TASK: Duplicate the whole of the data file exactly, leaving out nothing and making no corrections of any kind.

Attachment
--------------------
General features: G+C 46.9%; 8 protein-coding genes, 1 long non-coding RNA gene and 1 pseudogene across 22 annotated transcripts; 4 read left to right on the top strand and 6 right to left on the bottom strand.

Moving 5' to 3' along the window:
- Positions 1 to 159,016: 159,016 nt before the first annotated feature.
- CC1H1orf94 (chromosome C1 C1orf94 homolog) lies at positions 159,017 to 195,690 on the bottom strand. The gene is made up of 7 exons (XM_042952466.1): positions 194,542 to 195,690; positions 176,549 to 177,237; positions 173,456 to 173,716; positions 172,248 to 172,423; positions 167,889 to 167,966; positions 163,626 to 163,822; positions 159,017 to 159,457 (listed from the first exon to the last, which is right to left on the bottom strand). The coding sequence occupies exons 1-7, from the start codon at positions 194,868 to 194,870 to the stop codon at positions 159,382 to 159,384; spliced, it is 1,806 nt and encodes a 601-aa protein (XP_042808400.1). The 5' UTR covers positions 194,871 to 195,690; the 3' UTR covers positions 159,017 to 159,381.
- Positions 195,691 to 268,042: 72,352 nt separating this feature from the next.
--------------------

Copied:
General features: G+C 46.9%; 8 protein-coding genes, 1 long non-coding RNA gene and 1 pseudogene across 22 annotated transcripts; 4 read left to right on the top strand and 6 right to left on the bottom strand.

Moving 5' to 3' along the window:
- Positions 1 to 159,016: 159,016 nt before the first annotated feature.
- CC1H1orf94 (chromosome C1 C1orf94 homolog) lies at positions 159,017 to 195,690 on the bottom strand. The gene is made up of 7 exons (XM_042952466.1): positions 194,542 to 195,690; positions 176,549 to 177,237; positions 173,456 to 173,716; positions 172,248 to 172,423; positions 167,889 to 167,966; positions 163,626 to 163,822; positions 159,017 to 159,457 (listed from the first exon to the last, which is right to left on the bottom strand). The coding sequence occupies exons 1-7, from the start codon at positions 194,868 to 194,870 to the stop codon at positions 159,382 to 159,384; spliced, it is 1,806 nt and encodes a 601-aa protein (XP_042808400.1). The 5' UTR covers positions 194,871 to 195,690; the 3' UTR covers positions 159,017 to 159,381.
- Positions 195,691 to 268,042: 72,352 nt separating this feature from the next.